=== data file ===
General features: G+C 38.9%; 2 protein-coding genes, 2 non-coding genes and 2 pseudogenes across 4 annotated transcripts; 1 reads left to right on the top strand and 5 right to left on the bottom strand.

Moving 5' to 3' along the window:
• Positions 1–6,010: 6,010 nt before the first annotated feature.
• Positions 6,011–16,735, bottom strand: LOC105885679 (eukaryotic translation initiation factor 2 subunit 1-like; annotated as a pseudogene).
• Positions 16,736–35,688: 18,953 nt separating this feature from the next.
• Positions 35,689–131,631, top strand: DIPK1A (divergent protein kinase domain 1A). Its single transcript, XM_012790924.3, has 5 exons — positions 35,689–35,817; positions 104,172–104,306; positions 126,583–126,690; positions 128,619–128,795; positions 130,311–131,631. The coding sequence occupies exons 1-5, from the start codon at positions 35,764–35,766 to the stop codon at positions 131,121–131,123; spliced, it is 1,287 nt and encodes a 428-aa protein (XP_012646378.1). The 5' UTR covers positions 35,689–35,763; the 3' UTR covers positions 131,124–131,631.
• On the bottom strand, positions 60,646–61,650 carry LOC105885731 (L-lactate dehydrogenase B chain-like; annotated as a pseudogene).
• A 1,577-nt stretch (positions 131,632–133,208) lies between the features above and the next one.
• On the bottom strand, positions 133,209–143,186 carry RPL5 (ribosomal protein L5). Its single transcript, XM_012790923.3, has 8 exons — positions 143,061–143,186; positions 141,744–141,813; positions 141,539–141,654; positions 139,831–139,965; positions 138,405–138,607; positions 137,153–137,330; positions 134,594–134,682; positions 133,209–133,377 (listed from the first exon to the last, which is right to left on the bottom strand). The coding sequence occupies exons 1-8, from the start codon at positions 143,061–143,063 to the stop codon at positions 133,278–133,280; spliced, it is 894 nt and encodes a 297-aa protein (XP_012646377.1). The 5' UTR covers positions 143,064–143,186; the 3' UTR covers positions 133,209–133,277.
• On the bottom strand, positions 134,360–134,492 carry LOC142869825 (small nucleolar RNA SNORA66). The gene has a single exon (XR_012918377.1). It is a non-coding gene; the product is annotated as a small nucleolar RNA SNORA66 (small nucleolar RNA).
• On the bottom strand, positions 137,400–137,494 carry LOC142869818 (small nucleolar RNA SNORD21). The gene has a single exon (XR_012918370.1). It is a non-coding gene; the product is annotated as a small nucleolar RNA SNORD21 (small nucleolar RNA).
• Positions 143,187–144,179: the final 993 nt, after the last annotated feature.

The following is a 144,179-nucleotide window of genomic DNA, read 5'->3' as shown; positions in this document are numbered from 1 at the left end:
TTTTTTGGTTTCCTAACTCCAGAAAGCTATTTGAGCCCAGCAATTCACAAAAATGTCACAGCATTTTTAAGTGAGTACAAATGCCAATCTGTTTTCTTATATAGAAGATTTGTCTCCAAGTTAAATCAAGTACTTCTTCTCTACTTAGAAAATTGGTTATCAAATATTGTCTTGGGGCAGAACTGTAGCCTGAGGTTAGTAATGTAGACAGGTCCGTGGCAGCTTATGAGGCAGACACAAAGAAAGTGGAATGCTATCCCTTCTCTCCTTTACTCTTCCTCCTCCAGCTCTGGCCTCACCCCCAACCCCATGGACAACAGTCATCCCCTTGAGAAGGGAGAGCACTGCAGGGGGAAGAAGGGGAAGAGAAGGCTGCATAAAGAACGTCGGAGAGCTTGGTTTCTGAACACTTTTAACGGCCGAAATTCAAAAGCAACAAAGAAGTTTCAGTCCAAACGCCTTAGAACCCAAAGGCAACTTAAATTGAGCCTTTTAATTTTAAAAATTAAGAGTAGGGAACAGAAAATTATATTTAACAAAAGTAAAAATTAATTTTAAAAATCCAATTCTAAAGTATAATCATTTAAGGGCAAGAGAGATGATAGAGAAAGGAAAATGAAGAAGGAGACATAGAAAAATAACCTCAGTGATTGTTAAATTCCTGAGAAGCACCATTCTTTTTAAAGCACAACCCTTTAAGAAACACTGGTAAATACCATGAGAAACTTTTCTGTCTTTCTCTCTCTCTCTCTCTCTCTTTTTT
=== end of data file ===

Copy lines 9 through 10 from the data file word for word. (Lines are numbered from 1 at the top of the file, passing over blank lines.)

• On the bottom strand, positions 133,209–143,186 carry RPL5 (ribosomal protein L5). Its single transcript, XM_012790923.3, has 8 exons — positions 143,061–143,186; positions 141,744–141,813; positions 141,539–141,654; positions 139,831–139,965; positions 138,405–138,607; positions 137,153–137,330; positions 134,594–134,682; positions 133,209–133,377 (listed from the first exon to the last, which is right to left on the bottom strand). The coding sequence occupies exons 1-8, from the start codon at positions 143,061–143,063 to the stop codon at positions 133,278–133,280; spliced, it is 894 nt and encodes a 297-aa protein (XP_012646377.1). The 5' UTR covers positions 143,064–143,186; the 3' UTR covers positions 133,209–133,277.
• On the bottom strand, positions 134,360–134,492 carry LOC142869825 (small nucleolar RNA SNORA66). The gene has a single exon (XR_012918377.1). It is a non-coding gene; the product is annotated as a small nucleolar RNA SNORA66 (small nucleolar RNA).